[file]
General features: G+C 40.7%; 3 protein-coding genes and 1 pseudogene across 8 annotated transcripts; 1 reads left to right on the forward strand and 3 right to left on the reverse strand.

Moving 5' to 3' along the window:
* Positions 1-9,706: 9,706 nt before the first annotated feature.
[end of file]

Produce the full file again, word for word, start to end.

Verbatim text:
General features: G+C 40.7%; 3 protein-coding genes and 1 pseudogene across 8 annotated transcripts; 1 reads left to right on the forward strand and 3 right to left on the reverse strand.

Moving 5' to 3' along the window:
* Positions 1-9,706: 9,706 nt before the first annotated feature.